French laws strongly guard and guarantee employee privacy in the workplace. Employee data and equipment monitoring are very limited as all workers have the right to respect and secrecy of all correspondences at work and during working hours.
For example, if using software to monitor PC devices of their employees, the company must make sure that it doesn’t feature keyloggers while employees must be notified about the implementation 14 days in advance. It’s also illicit to have a copy of employee emails - received or sent - but the company can ask for access if they are sent or received to a company/professional computer.
In that sense, all employers must keep a record of processing employee’s personal data and make it available upon the request of the supervisory authority.
Prior to 2017, you could monitor your employees quite freely in Germany - in some cases even without their consent - as the legal framework was practically non-existent. But with the passing of the new labor law, employee overseeing was allowed under restrictive conditions.
In essence, employers can start monitoring their staff “to protect their legitimate interests” - or in other words, in a case of serious criminal misconduct or breach of professional duty. They cannot execute monitoring without prior suspicion of unprofessional behavior, or all gathered evidence will be inadmissible at court.
In Greece, privacy is a constitutional right, so you can’t watch employee’s computer or mobile phone without a proper cause.
All electronic communication surveillance is prohibited by the Greek law, unless legally authorized or conducted for the purpose of gathering information relevant to lawful business practice.
Another exception is if both parties have provided their written consent after being notified about the intent to introduce the monitoring practice. This also means that it’s up to the employer to implement a clear workplace communication and employee monitoring policy, especially if they provide the equipment workers use to conduct business.
Just a few years ago, Italian employers had all the freedom in worker monitoring. It was usual practice to forgo notifying employees about it, after which companies taken to court over infringing on privacy would have to pay massive fines.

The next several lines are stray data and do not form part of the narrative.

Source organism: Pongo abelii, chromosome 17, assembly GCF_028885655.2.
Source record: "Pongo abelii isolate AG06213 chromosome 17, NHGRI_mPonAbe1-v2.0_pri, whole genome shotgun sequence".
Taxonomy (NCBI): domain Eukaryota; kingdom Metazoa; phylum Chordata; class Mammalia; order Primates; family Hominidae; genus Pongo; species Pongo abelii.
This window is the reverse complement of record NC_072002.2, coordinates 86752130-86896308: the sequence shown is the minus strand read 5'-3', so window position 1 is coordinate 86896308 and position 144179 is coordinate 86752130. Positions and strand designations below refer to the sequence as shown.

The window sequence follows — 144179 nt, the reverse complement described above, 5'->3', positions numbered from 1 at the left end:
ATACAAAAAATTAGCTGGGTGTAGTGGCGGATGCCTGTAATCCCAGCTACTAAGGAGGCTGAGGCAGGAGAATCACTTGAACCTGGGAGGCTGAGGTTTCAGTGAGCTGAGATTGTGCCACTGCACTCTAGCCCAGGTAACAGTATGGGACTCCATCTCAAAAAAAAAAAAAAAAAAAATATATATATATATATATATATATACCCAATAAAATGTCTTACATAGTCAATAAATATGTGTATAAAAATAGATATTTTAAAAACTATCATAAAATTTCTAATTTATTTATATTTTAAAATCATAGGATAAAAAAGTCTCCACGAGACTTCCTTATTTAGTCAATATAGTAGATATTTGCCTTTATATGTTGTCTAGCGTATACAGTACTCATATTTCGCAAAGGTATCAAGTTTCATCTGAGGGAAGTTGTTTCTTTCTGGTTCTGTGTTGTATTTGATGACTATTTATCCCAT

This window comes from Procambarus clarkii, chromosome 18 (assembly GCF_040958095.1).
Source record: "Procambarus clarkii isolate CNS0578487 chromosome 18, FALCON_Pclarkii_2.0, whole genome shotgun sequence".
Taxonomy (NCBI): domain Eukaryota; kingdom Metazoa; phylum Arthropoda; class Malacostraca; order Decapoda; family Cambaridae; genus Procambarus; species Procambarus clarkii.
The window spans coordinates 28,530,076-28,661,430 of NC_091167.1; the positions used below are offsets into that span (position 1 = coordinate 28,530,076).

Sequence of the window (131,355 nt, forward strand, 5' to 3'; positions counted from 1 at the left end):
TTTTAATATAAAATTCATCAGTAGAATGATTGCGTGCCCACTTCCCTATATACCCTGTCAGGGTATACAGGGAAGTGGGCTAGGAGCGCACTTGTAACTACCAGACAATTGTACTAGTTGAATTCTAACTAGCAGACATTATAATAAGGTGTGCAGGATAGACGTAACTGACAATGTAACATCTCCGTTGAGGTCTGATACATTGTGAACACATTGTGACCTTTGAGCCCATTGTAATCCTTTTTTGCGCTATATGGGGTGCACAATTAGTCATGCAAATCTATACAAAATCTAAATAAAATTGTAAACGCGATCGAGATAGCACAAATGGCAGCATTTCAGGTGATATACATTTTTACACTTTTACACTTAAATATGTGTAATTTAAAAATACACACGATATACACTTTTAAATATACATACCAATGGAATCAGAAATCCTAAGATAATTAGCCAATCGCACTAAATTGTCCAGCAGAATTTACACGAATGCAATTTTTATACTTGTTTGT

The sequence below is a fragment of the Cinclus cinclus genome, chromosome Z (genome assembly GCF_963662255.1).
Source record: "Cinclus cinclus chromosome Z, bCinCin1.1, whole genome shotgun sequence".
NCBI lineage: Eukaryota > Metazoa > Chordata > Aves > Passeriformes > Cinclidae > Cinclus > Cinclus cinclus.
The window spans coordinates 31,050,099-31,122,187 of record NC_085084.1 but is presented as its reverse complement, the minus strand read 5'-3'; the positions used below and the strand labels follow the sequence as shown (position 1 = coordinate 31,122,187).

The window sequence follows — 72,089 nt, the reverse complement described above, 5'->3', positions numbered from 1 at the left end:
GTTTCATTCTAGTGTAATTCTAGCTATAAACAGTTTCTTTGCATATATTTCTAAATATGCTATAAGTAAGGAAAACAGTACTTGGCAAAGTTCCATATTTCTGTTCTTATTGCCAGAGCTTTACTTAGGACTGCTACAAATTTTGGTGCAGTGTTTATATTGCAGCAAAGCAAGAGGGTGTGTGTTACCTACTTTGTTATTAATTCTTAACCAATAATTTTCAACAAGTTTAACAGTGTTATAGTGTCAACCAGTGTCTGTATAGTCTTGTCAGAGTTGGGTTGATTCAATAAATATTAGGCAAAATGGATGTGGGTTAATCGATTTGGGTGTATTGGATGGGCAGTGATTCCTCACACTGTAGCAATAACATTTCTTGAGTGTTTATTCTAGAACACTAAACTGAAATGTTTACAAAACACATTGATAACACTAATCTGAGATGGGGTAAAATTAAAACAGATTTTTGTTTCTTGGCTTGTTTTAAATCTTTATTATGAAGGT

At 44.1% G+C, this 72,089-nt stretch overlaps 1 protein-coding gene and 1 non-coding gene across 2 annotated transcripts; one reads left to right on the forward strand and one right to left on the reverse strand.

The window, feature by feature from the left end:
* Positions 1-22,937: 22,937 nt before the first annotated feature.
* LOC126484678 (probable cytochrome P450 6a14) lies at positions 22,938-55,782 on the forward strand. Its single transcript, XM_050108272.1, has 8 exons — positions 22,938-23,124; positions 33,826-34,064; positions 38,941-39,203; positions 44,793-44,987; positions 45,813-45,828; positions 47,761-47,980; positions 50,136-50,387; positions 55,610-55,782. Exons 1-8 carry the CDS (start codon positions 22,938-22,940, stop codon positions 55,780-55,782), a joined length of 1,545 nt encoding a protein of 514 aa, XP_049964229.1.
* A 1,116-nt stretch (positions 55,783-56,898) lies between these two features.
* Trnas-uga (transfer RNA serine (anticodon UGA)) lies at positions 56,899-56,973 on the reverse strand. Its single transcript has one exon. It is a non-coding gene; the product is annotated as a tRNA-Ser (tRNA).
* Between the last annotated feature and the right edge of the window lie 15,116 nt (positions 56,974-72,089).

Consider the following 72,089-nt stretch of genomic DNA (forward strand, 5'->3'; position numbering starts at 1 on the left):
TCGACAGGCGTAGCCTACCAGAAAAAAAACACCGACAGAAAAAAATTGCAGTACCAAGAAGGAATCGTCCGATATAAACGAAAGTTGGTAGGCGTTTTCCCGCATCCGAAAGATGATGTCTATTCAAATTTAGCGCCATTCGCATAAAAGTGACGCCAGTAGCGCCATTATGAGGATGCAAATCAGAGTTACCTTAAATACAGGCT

But as of 2015, the reformed labor law states that software to monitor employee PC can be installed only to ensure productivity and safety in the workplace, or to protect company assets.
It must be preceded by an agreement with Trade Unions or with special authorization from the National Labor Inspectorate. Also, all employees must be made aware of the way gathered information will be stored and used (under GDPR).
In the Netherlands, employees’ right to privacy in the workplace is very strictly guarded in the eyes of the law.
Unlike other countries, here the relationship between the employer and employee is considered unbalanced - the employer has power over the employee. That is why, in order to watch employee’s computer, it’s not enough for the employee to just give their consent.
To process employee communication data, the employer must have a legitimate reason to do it - one that outweighs the worker’s privacy interest, must be out of other ways to do this, must have notified the employee of a code of conduct beforehand, must have respected the employee’s right to communicate confidentially, and must acquire permission from the works council prior to starting the process.
In Switzerland, employee monitoring is allowed for certain purposes and if in compliance with the law.
For example, it’s prohibited to record employee behavior for no other purpose but this, but the use of automatic control systems is allowed if there is an outweighing, legitimate interest - such as employee safety or control over the production process - by the employer.
However, these measures must be transparent and implemented in such a way that they minimally affect employee performance. For example, using employee monitoring software with a keylogger without a court order would constitute prohibited conduct monitoring and criminal activity by the employer.
With so many legislations in place, differing from one European country to the next, it’s crucial to get as much information as possible about labor laws you want to do business in any of them.
On the other hand, they all have one thing in common - GDPR regulates the way personal and professional information is collected and processed - and it requires special attention to detail.
Nevertheless, before opting to implement employee monitoring software in your company - or EU office - make sure to be following the delicate and sometimes very strict labor and privacy laws.
This article was originally written on August 23rd, 2019 by Aleksa Misic. It was updated on July 21st, 2020 by Aleksandra Djordjevic.